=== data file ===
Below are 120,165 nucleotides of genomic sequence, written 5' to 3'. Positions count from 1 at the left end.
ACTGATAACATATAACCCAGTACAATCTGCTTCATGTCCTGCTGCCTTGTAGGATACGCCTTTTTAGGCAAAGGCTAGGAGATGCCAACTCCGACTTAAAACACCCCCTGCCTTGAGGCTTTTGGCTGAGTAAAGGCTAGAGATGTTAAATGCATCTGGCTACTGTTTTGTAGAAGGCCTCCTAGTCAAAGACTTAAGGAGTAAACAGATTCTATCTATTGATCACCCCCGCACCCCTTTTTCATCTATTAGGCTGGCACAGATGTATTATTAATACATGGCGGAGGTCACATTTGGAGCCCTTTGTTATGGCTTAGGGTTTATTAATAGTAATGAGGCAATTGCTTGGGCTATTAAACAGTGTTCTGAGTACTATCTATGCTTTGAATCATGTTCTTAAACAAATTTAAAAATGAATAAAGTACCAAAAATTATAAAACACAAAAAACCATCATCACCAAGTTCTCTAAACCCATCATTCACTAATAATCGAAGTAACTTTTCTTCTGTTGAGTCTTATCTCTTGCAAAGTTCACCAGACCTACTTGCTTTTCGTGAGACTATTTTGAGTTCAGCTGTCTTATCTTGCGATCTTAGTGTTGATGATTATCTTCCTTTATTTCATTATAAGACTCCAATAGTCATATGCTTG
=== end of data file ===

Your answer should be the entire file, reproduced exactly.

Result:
Below are 120,165 nucleotides of genomic sequence, written 5' to 3'. Positions count from 1 at the left end.
ACTGATAACATATAACCCAGTACAATCTGCTTCATGTCCTGCTGCCTTGTAGGATACGCCTTTTTAGGCAAAGGCTAGGAGATGCCAACTCCGACTTAAAACACCCCCTGCCTTGAGGCTTTTGGCTGAGTAAAGGCTAGAGATGTTAAATGCATCTGGCTACTGTTTTGTAGAAGGCCTCCTAGTCAAAGACTTAAGGAGTAAACAGATTCTATCTATTGATCACCCCCGCACCCCTTTTTCATCTATTAGGCTGGCACAGATGTATTATTAATACATGGCGGAGGTCACATTTGGAGCCCTTTGTTATGGCTTAGGGTTTATTAATAGTAATGAGGCAATTGCTTGGGCTATTAAACAGTGTTCTGAGTACTATCTATGCTTTGAATCATGTTCTTAAACAAATTTAAAAATGAATAAAGTACCAAAAATTATAAAACACAAAAAACCATCATCACCAAGTTCTCTAAACCCATCATTCACTAATAATCGAAGTAACTTTTCTTCTGTTGAGTCTTATCTCTTGCAAAGTTCACCAGACCTACTTGCTTTTCGTGAGACTATTTTGAGTTCAGCTGTCTTATCTTGCGATCTTAGTGTTGATGATTATCTTCCTTTATTTCATTATAAGACTCCAATAGTCATATGCTTG